Panel from "The Mirrors That Predicted the Future" in Shazam! (1973 series) #4 (July 1973), script by Elliot S! Maggin; pencils, inks and letters by C. C. Beck
Well, well, well, guess whose birthday it is? (Go ahead, guess.) It's mine! (And not Billy Batson's, which is February 29th. Thank you everyone for all the wonderfully nice birthday greetings and cupcakes! Today I am turning six years old. (Which is a very good age to be!) Also, I had birthday cupcakes!
As usual on my birthday I got! to go to the movies! I chose the matinee showing of Star Trek into Darkness in 3D because I'd been eagerly awaiting it and I haven't seen it yet. Also, I wanted to see it in THREE-D! With the starships and the phasers and the tribbles and the Alice Eve in her undies flyin' out of the screen right at me and stuff.
I think the people who run the AMC Empire Cinema 25 got confused when they put up the movie poster, though, because when I entered the long corridor it was into darkness! I had to run and I was hurrying to not miss the movie and trying not to spill my small popcorn ($16.50) and medium Coke (2.3 gallons) and my box of Junior Mints and my nachos and my Dippin' Dots and I was very very lucky as I managed to run into the theater, put on my 3D glasses just as the movie started! So here's my review.
Lots of people are not happy with the re-casting of the classic roles to contemporary actors, but I thought that Leonardo DiCaprio was fantastic as Captain James T. Kirk. He captured the swagger and boldness of William Shatner, and from the Hollywood movie magazines I have read in the barber shop, reports say that DiCaprio was so eager to get the role, he shaved off his hair and bought a bouffant toupee! Now there is dedication to one's role! I've not seen such strong work of an actor to fully get into his role since Daniel Day Lewis spent all his free time acting as lincoln, or since Gary Sinese chopped off his own legs to play Lieutenant Dan in Forrest Gump.
Director Baz Luhrmann (Baz Luhrmann's Moulin Rouge, Baz Luhrmann's Strictly Ballroom, Baz Luhrmann's William Shakespeare's Romeo + Juliet) has boldly gone where no Trek director has ever gone before by apparently setting the entire movie on that planet of the 1920s gangsters that we saw in the original series. So there is magnificent costuming and eleaborate sets, although never enough moments of Spock (Toby Maguire) holding a tommy gun.
On the other hand, the themes and mood of the movie are very different than those of other Trek motion pictures. Previous films in the series are based around the ideas of "The means of the many outweigh the needs of the few," "the news of the one outweight the needs of the many," "Shakespeare was Klingon," and "Scotty apparently can't find a place to park in drydock." But Star Trek into Darkness takes its cue from its subtitle, or more precisely, half of its title, by not so much having a "trek" into "space" but examining in close detail the moral and sociological implications of a culture on the decline and the end of a grand age, and also alcoholism.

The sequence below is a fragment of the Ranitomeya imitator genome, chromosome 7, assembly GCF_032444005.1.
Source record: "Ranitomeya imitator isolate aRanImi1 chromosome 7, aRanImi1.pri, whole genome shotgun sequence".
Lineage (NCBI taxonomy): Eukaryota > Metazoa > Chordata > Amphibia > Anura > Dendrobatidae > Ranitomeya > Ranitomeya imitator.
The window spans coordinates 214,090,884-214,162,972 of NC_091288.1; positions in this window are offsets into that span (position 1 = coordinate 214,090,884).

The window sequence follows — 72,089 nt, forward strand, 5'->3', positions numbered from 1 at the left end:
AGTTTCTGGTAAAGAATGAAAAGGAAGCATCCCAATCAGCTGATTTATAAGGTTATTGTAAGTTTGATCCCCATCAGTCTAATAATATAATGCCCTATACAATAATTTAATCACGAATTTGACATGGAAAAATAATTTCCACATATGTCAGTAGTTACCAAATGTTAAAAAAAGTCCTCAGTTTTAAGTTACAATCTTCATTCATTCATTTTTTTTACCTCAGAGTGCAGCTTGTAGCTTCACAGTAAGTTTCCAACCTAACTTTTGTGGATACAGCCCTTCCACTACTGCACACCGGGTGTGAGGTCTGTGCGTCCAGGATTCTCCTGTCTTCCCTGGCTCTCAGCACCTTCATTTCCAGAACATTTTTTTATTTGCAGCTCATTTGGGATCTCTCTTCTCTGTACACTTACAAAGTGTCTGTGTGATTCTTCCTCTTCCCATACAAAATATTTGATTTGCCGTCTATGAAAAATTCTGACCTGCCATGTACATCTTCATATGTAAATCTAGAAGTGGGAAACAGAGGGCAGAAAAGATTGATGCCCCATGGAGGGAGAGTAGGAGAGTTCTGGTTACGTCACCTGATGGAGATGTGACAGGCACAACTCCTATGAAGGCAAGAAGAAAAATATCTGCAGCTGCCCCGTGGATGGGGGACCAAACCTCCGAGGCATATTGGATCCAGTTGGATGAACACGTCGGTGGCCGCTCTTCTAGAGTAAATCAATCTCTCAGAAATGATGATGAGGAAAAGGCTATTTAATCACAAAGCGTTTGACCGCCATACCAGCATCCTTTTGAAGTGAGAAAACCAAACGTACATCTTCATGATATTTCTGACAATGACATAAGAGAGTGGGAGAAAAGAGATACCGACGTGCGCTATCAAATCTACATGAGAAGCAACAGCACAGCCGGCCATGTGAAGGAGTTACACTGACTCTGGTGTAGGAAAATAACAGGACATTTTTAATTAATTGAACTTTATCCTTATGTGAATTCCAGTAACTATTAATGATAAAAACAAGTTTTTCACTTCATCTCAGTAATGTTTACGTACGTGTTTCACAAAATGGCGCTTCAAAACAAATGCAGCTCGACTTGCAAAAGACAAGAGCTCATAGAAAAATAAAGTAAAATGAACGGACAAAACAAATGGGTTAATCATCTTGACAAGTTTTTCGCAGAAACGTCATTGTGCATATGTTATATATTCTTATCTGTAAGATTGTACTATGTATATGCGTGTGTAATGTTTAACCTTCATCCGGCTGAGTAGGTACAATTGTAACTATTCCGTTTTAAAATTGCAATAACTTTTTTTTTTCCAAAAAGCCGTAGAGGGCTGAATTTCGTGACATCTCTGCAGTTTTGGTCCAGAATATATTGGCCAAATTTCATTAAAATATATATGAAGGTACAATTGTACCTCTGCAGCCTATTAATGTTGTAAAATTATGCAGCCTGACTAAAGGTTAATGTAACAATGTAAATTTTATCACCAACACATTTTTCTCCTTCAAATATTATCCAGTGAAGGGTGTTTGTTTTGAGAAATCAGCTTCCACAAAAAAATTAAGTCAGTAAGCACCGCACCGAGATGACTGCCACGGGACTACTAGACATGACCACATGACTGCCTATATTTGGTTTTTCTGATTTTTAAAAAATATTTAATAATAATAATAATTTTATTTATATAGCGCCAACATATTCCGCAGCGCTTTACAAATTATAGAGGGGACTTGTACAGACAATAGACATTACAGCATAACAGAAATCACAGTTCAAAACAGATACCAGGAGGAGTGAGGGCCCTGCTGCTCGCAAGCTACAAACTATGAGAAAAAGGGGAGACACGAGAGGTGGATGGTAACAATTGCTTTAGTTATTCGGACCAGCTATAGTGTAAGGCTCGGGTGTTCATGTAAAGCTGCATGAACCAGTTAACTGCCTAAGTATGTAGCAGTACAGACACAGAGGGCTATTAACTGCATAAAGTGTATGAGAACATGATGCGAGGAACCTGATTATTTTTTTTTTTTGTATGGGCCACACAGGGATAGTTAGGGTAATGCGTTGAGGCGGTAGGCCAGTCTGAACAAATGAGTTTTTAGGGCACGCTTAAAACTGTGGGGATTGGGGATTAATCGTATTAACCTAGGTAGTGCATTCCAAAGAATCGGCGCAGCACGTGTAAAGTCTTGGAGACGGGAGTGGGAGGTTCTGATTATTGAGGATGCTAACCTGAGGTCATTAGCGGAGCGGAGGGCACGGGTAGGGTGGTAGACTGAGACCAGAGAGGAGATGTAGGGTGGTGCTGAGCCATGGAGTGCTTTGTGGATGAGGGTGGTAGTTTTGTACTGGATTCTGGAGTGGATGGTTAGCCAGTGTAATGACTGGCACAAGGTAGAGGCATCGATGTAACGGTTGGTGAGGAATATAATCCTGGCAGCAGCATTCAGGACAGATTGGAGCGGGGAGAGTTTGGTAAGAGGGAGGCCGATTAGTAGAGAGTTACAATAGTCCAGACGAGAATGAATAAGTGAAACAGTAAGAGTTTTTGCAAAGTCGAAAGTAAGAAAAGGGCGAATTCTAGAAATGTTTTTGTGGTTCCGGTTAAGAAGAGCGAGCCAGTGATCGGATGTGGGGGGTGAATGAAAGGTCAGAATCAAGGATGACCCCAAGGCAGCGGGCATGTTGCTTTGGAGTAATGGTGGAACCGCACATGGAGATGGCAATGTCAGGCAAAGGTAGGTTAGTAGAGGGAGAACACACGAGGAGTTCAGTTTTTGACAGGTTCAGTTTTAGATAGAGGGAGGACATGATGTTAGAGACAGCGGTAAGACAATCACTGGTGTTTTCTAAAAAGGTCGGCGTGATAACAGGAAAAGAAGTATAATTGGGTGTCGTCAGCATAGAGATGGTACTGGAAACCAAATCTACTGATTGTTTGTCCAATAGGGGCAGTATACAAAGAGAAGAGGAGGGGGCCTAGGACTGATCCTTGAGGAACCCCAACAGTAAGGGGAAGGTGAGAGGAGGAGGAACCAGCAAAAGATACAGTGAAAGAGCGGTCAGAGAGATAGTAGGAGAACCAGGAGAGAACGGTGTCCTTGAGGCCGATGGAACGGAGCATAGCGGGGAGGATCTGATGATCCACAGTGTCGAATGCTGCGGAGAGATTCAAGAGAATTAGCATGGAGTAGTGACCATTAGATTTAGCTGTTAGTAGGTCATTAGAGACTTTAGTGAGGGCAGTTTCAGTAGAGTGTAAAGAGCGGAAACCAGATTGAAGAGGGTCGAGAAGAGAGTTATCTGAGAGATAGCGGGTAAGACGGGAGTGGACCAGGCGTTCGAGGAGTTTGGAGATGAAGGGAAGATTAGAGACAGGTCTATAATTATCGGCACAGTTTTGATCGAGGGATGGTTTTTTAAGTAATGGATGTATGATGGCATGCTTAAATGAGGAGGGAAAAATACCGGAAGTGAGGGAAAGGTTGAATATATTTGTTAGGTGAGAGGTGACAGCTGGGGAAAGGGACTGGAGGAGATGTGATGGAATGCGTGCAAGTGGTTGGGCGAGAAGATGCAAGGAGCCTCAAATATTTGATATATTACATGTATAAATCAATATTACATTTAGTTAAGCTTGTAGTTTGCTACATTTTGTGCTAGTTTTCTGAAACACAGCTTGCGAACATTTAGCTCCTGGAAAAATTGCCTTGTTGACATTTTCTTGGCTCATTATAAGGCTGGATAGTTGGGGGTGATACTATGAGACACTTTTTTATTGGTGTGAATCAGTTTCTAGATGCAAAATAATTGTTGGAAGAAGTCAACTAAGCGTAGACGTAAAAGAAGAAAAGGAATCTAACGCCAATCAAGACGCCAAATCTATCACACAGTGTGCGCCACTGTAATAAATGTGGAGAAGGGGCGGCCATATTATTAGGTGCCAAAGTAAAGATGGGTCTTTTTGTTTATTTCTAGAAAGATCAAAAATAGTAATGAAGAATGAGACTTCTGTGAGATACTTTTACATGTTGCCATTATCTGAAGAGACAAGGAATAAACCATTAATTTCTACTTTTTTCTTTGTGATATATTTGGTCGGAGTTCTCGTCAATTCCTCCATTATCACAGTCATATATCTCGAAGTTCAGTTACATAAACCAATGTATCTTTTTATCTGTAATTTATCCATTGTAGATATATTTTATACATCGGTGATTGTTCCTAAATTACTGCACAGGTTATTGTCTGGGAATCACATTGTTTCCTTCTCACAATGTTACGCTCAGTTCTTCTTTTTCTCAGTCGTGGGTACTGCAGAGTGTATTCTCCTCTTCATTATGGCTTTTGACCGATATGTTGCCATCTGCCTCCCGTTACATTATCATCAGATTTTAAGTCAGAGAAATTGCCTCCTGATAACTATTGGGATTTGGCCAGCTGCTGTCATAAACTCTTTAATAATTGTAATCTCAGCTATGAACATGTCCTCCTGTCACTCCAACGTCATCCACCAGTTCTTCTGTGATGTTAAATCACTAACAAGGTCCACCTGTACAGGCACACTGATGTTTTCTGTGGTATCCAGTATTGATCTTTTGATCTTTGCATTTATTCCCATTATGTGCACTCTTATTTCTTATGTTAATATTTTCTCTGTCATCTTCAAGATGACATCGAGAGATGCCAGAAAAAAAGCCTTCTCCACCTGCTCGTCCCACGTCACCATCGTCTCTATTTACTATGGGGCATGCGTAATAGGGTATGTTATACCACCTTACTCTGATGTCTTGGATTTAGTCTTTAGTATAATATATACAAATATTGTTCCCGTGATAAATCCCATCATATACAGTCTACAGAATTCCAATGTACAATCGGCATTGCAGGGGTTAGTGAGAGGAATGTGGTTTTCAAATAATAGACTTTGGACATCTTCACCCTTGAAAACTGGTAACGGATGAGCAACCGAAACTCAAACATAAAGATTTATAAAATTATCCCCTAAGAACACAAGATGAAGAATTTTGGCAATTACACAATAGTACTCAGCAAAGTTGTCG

Baz Luhrmann (or, as I like to call him, Bluhrmann) potentially alienates the core center of Trek fans by not having Kirk and Co. face off against any of the traditional villains such as the Klingons, Romulans, or that guy who can only speak in metaphor. Instead he introduces a brand-new nemesis haunting the Enterprise with the spectre of omnipresent observation and universal decay: the eerie space watcher Dr. T. J. Echleburg.
In an unusual twist, the evil Doctor never actually physically threatens Kirk and his crew, but has a constant presence, even when not on screen, to loom over the proceedings. I'm not certain where Bluhrmann got the idea for this creepy villain, but all I know is I can't wait for the action figure. Maybe it's a homage to the villain in this classic Superboy tale:
Panels from "The Two Boys of Steel" in Superboy (1949 series) #63 (March 1958), script by Jerry Coleman, pencils by Curt Swan, inks by Stan Kaye
Well, despite the surprising changes in cast, setting, soundtrack, tone, atmosphere, plot, theme, and the complete lack of any scenes set in out space, Star Trek into Darkness is
Now wait a minute...
(re-looking at my ticket stub)